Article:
Public Health and Cannabis Legalization

In 2022, the Maryland General Assembly (MGA) is very likely taking up the issue of cannabis legalization again, which will require a greater look into its potential public health impacts.

The Department of Legislative Services (DLS) provided an in-depth analysis of the public health ramifications of cannabis legalization in an issue paper, examining cannabis use disorder, youth usage, and driving under the influence, among other public health considerations. Cannabis use disorder (CUD) “is a medical diagnosis when an individual has a problematic pattern of cannabis use leading to clinically significant impairment or distress.” DLS notes mixed results with respect to CUD after legalization, finding an increase in CUD diagnoses among adolescents in Alaska, Colorado, Oregon, and Washington, but finding a decline in Washington among adults (ages 26 and older) experiencing CUD.

With respect to youth usage, DLS states, “Findings in Colorado, Washington, and Massachusetts are consistent with national trends in which overall cannabis use among teens in all states has decreased. However, youth perception of the harms associated with cannabis use has also decreased post-legalization.” In Colorado, DLS provided several observations regarding driving under the influence after cannabis legalization:

Since legalization, traffic deaths involving drivers who tested positive for marijuana more than doubled (from 55 in 2013 to 129 in 2019), and the percentage of all traffic deaths that were marijuana-related increased from 15% in 2013 to 25% in 2019.

According to DLS, several states have enacted legislation to address potential health issues arising from the legalization of cannabis including Connecticut, New Mexico, New York, Virginia, and Washington. Connecticut and Washington both require regular reports on the public health impacts of cannabis usage. Examples of policies enacted to counter potentially negative health impacts of cannabis legalization include the following:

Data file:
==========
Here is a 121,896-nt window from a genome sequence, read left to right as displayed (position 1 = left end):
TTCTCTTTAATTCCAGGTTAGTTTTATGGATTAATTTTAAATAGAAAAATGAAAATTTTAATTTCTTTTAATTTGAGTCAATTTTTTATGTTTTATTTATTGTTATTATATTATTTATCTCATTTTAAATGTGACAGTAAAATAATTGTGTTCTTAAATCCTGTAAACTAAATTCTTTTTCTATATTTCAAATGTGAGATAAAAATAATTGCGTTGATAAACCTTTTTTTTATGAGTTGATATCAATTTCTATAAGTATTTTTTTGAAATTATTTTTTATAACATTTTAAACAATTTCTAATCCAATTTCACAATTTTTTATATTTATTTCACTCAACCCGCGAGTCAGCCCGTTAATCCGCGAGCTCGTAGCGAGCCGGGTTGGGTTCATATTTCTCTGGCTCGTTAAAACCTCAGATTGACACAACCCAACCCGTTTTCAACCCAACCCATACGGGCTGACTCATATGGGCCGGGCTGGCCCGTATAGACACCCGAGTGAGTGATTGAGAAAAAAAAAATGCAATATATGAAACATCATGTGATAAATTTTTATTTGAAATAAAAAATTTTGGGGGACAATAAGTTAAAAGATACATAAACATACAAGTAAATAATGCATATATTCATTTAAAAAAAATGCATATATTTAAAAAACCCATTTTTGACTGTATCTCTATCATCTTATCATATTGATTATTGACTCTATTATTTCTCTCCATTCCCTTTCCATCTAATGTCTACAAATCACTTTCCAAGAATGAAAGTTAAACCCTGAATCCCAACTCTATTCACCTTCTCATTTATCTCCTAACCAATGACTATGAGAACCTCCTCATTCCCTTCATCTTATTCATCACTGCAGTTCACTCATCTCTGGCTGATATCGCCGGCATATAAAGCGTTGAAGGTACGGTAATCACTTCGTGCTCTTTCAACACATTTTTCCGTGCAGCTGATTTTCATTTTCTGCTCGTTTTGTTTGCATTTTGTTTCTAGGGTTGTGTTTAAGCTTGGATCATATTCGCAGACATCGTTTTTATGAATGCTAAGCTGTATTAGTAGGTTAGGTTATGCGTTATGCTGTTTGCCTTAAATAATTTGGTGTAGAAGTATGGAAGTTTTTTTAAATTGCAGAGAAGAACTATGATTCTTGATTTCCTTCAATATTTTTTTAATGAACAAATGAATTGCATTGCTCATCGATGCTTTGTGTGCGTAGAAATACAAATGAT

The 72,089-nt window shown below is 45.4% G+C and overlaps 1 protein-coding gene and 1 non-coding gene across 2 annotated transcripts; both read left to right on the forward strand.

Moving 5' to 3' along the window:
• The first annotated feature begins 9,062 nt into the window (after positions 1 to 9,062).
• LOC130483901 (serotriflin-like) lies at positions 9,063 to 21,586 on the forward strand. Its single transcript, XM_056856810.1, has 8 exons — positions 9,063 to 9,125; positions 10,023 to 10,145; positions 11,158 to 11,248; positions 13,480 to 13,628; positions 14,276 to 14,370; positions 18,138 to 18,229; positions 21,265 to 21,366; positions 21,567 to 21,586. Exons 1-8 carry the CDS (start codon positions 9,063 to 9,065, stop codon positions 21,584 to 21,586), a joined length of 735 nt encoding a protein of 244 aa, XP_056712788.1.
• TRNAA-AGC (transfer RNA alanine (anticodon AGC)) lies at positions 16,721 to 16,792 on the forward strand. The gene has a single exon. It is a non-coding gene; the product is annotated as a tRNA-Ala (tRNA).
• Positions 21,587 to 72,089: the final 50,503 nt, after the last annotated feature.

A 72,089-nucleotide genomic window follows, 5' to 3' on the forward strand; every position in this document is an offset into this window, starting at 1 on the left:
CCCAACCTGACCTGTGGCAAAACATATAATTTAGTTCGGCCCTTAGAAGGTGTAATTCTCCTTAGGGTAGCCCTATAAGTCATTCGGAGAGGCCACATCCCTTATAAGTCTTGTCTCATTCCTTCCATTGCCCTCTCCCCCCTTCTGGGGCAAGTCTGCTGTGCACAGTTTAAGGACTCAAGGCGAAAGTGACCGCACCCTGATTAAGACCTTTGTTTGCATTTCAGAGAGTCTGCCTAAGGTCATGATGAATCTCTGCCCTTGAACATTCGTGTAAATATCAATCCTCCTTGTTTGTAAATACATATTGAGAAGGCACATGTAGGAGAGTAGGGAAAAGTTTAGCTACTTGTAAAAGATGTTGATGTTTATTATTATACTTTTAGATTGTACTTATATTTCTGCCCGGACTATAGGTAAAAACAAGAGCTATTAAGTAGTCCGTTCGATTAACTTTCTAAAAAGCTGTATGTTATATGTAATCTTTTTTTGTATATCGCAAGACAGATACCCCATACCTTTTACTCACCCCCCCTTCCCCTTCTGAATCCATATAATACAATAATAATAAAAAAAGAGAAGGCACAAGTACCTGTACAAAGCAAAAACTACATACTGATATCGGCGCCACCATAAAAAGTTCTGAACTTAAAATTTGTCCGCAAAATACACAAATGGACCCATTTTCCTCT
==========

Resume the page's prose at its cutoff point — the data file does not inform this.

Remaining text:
• Establishing a program to collect information on cannabis-associated adverse events, injuries, and poisoning. (Connecticut)
  • Requiring reports on the impacts of legalization on education, mental health, and the social and emotional health of those younger than 21. (Connecticut)
  • Prohibiting advertising on television, radio, and mass transit, and advertisers may not use predatory marketing targeting minors. (New Mexico)
  • Creating an Office of Cannabis Management (OCM) to implement quality assurance regulations for the manufacturing, packaging, labeling, advertising, and testing. (New York)
  • Developing and implementing a comprehensive public health monitoring and surveillance program to measure indicators such as frequency of use, quantity used, youth use, traffic safety impacts, substitution effects, emergency room visits, and other health and safety metrics. (New York)
  • Creating a Cannabis Public Health Advisory Council to advise the Cannabis Control Authority on health-related matters. (Virginia)
  • Allocating 25% of cannabis sales tax revenues for substance abuse prevention and treatment and 5% for public health programs. (Virginia)
Should Maryland legalize cannabis, the Maryland Medical Cannabis Commission (MMCC) advises that “consideration… be given to funding for improved data collection, potency and strength restrictions, penalties for sales to minors and compliance check systems, training and use of drug recognition experts, and public outreach through prevention and education campaigns.” Additionally, currently in-place regulations regarding medical cannabis including independent testing and advertising restrictions should be extended to adult use cannabis.
Altogether, the Maryland General Assembly has much to consider as it moves toward legalizing cannabis.

Read the full DLS issue paper.